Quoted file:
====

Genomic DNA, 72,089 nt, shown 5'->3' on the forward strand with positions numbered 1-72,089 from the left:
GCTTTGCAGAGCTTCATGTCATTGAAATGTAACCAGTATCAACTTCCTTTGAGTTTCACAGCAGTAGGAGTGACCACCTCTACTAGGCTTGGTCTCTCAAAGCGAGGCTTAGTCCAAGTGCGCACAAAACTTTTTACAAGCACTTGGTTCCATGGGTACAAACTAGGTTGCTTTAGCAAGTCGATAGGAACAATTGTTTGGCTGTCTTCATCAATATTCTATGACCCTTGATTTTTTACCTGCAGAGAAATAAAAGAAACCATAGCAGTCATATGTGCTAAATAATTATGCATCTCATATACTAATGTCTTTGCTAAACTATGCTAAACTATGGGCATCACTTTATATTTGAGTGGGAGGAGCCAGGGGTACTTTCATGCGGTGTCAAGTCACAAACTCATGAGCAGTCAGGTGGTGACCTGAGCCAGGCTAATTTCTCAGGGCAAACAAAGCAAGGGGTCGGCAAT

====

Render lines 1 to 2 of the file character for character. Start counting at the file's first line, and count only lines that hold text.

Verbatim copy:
Genomic DNA, 72,089 nt, shown 5'->3' on the forward strand with positions numbered 1-72,089 from the left:
GCTTTGCAGAGCTTCATGTCATTGAAATGTAACCAGTATCAACTTCCTTTGAGTTTCACAGCAGTAGGAGTGACCACCTCTACTAGGCTTGGTCTCTCAAAGCGAGGCTTAGTCCAAGTGCGCACAAAACTTTTTACAAGCACTTGGTTCCATGGGTACAAACTAGGTTGCTTTAGCAAGTCGATAGGAACAATTGTTTGGCTGTCTTCATCAATATTCTATGACCCTTGATTTTTTACCTGCAGAGAAATAAAAGAAACCATAGCAGTCATATGTGCTAAATAATTATGCATCTCATATACTAATGTCTTTGCTAAACTATGCTAAACTATGGGCATCACTTTATATTTGAGTGGGAGGAGCCAGGGGTACTTTCATGCGGTGTCAAGTCACAAACTCATGAGCAGTCAGGTGGTGACCTGAGCCAGGCTAATTTCTCAGGGCAAACAAAGCAAGGGGTCGGCAAT